By Robert Freeman
September 24, 2012
Permanently becaptacled James Yorkston writes interesting and strange songs that weave the personal with the anecdotal, oral tradition*, and so-called ‘tall tales.’ Yorkston is a product of his environment, fashioning beautiful pop music out of the landscape of the sea, the mist and the tides. As a live act he succeeds in balancing the sombre and personal with an irreverence and humour that is truly endearing.
Yorkston has been known to wrong-foot interviewers by claiming roots in Scottish punk (pre-Fence) but to be fair watching him live one is reminded of the kind of gestures and onstage presence of a much more aggressive artist. Ditching support band The Atheletes due to ‘unsavoury reasons’ (awkward), Yorkston is supported tonight by live stalwarts and co-recorders (Emma, Sarah and John ‘with the big teeth’). Although down on the old Queen Liz tonight, the band acts as a harness to his ramshackle, folk(ish) back catalogue. Drums are beat-perfect with scalpel precision, the harmonies float around the hall and a violin rasps and scrapes against Yorkston’s delicate vocals. When he’s not nodding back and forth, guitar in hand, Yorkston walks around like a happy cat, treading back and forth and bobbing up and down on his heels.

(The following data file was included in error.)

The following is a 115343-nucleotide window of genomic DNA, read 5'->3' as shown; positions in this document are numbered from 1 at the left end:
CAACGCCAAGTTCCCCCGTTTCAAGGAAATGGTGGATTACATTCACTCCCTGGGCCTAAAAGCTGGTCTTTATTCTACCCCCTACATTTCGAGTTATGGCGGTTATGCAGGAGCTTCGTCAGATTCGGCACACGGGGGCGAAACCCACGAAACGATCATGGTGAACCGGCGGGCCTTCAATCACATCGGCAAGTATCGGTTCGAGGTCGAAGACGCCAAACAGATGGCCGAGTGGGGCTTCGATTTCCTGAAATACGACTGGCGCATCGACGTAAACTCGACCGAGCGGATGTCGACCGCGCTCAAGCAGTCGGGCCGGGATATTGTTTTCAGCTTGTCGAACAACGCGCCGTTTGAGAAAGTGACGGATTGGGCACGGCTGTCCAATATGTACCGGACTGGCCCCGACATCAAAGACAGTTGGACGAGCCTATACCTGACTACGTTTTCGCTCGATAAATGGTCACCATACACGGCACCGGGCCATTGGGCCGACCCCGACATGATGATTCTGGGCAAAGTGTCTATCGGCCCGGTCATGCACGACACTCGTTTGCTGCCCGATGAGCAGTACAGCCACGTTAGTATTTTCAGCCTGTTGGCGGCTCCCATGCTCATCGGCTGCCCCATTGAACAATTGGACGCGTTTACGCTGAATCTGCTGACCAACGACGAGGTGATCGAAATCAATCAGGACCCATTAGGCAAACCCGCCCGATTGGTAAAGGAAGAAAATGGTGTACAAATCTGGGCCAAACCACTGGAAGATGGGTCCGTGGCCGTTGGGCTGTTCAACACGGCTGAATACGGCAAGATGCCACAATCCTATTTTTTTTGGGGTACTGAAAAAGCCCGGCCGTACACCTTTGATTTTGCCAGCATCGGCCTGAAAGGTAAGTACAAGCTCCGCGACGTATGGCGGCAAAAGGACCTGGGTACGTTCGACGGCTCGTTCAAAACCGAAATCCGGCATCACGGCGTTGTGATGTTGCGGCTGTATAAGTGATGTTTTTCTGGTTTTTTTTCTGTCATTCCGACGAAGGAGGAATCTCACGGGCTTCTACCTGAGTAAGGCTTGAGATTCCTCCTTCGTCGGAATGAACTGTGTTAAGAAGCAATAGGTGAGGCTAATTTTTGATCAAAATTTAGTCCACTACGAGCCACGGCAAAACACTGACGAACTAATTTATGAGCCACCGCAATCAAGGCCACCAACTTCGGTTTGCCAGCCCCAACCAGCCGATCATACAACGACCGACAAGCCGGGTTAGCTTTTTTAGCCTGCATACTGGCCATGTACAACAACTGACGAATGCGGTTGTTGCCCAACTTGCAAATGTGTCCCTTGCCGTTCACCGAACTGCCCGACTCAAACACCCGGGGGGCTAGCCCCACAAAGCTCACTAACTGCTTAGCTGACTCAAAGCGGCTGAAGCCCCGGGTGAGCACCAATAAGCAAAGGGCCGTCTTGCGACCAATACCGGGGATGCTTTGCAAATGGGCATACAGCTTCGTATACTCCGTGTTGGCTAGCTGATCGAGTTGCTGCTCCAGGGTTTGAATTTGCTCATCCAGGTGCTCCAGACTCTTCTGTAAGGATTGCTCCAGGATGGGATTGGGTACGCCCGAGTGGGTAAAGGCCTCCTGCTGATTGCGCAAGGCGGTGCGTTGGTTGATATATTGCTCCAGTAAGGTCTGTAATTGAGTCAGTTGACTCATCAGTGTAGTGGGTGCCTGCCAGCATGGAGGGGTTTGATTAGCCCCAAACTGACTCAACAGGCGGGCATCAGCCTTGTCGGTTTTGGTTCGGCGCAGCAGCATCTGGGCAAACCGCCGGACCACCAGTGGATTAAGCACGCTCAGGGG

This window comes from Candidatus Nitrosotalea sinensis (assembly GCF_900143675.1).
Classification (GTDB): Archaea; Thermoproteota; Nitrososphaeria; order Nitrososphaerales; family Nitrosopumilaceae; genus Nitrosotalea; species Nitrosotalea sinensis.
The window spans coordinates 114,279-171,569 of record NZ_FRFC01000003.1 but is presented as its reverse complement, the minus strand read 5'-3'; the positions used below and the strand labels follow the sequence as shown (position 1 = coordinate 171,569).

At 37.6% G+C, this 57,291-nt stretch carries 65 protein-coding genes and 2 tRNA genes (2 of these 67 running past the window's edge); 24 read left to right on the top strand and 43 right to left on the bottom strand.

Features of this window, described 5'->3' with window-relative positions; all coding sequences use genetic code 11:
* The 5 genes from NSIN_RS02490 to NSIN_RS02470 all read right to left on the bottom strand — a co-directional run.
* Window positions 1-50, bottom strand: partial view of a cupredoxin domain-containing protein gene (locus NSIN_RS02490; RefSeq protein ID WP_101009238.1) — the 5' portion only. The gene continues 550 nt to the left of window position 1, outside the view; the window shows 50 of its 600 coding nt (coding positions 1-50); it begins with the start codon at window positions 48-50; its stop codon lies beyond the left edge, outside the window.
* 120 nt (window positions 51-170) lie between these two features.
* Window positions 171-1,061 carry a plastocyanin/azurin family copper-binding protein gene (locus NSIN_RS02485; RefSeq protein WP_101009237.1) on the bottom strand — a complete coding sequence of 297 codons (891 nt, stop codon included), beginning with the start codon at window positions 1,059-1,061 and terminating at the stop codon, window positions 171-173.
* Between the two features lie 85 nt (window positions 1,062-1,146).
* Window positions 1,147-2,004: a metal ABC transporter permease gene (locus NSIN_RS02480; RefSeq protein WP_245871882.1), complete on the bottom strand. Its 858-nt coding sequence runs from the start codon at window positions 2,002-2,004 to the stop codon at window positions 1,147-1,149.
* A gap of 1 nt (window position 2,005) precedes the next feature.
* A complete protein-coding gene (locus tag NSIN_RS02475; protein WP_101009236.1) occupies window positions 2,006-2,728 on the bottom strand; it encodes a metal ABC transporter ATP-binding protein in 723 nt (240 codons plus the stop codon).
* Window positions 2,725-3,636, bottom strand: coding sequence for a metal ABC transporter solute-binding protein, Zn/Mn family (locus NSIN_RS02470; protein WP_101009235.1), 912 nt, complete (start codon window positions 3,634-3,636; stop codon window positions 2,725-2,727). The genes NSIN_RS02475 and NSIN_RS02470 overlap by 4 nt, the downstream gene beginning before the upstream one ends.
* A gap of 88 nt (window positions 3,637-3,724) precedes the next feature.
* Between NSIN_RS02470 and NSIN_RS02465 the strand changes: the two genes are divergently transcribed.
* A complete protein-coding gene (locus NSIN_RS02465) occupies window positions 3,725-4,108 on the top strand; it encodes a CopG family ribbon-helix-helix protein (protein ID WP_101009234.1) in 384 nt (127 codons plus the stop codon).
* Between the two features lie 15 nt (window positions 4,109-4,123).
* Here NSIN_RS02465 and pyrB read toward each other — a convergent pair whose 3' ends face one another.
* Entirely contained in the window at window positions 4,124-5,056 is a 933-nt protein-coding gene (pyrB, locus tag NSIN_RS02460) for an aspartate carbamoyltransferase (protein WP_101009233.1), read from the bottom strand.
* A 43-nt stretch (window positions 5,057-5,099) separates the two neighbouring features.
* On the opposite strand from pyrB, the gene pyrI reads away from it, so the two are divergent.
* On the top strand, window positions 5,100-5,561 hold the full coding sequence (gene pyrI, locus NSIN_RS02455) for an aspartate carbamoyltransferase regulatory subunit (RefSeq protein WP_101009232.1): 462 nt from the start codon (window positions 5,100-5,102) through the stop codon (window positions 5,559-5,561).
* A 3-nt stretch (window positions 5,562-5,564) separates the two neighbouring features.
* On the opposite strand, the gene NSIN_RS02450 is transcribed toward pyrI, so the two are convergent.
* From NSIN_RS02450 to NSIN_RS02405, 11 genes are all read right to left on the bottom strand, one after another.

Despite at times seeming to act as a disparate bunch, eyes clouding, staring at the floor and jamming (if one can refer to a violin/cello combo as ‘jamming’**) at different speeds, the band’s reins are never loosened. Each instrument dances round the other, and it is partly this mixture of chord and dischord, fast/slow, up/down that is so well suited to Yorkston and his canon (six albums and a decade in, we can call it a ‘canon’).
It’s not the Hebridean stories from the sea (“your cat [...] climbed up and slept on my chest, she rose and she fell with my breathing like a sea bird riding a wave”) that causes the sniffles from the audience though, and Emma Smith’s violin soaring over Yorkston’s delicate voice and careful finger-picking, he could be singing about a three for two offer in the Co-Op and there’d still be tears***. We are treated to several bangers from the previous albums – an acoustic ‘Steady As She Goes’, ‘Us Late Travellers’ and a breathy (sinister) rendition of ‘Tortoise Regrets Hare’. The band finish where he began with a cracking rendition of ‘Moving Up Country’, before exiting stage left.* Don’t call him ‘folk,’ though. He’ll deck you. ** One can. *** ‘Woozy with a 2-4-1 four-pack of Blackthorn’? Argh. Help.